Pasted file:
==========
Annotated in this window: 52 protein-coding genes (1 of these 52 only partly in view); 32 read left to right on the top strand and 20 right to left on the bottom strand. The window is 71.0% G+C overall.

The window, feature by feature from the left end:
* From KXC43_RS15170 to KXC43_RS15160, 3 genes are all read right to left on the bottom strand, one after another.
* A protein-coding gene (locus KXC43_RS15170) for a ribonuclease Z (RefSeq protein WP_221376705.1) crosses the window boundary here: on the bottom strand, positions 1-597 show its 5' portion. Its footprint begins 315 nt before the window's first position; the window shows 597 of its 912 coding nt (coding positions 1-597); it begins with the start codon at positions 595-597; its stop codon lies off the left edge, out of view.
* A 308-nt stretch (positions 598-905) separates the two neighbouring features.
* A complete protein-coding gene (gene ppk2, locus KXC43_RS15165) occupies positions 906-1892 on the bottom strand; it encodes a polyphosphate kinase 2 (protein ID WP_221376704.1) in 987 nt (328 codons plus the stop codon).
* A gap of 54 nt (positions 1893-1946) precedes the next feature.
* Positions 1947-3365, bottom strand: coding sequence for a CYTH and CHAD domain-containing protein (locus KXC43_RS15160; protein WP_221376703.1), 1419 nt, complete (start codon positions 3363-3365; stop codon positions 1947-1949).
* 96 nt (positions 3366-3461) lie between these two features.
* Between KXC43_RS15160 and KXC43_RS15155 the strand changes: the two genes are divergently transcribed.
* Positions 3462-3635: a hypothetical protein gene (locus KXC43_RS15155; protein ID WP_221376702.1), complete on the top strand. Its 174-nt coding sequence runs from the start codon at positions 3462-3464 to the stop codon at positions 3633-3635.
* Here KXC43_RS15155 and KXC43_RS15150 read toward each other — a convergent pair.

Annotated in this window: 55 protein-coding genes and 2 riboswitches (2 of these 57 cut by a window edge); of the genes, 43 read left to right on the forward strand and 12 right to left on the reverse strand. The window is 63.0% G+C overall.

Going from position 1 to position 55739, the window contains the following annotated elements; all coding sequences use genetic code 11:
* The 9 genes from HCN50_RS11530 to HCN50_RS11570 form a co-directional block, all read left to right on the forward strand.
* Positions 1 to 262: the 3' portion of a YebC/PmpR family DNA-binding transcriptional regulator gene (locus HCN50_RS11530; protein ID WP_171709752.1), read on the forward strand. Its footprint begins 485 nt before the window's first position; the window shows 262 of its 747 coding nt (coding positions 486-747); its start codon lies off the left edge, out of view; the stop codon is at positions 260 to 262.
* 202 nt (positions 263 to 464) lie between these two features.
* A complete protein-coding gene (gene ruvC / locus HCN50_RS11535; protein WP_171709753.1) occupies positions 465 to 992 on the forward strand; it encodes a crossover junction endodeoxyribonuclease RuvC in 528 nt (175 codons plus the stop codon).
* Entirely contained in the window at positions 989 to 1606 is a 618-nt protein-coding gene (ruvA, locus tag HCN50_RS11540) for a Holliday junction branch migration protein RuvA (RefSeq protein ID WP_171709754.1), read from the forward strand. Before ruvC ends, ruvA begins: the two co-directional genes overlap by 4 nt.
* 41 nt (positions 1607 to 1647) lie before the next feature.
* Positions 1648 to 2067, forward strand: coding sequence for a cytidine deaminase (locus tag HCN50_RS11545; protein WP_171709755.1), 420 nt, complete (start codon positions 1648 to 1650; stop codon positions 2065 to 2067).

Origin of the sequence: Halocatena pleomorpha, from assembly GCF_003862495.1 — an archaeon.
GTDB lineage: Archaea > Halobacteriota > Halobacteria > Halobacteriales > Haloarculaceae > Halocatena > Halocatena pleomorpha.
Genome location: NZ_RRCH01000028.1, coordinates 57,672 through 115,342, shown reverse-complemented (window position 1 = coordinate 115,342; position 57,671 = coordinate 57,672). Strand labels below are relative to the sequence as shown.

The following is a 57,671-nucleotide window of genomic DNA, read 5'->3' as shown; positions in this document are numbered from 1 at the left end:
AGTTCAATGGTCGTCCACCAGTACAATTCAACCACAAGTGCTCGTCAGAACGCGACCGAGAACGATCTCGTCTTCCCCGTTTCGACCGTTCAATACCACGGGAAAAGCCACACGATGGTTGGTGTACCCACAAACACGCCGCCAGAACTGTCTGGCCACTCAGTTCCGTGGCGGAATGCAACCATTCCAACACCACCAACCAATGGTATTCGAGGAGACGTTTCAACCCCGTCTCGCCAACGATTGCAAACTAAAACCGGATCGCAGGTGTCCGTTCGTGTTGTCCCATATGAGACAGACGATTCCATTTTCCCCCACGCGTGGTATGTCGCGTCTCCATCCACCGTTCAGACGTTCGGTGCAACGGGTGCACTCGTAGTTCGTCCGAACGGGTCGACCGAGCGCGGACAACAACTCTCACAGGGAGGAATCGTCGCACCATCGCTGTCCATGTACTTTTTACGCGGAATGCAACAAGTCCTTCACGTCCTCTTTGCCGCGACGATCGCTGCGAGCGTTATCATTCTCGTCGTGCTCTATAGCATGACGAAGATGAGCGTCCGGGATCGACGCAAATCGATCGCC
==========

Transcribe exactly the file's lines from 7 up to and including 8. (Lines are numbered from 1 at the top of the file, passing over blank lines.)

* A gap of 54 nt (positions 1893-1946) precedes the next feature.
* Positions 1947-3365, bottom strand: coding sequence for a CYTH and CHAD domain-containing protein (locus KXC43_RS15160; protein WP_221376703.1), 1419 nt, complete (start codon positions 3363-3365; stop codon positions 1947-1949).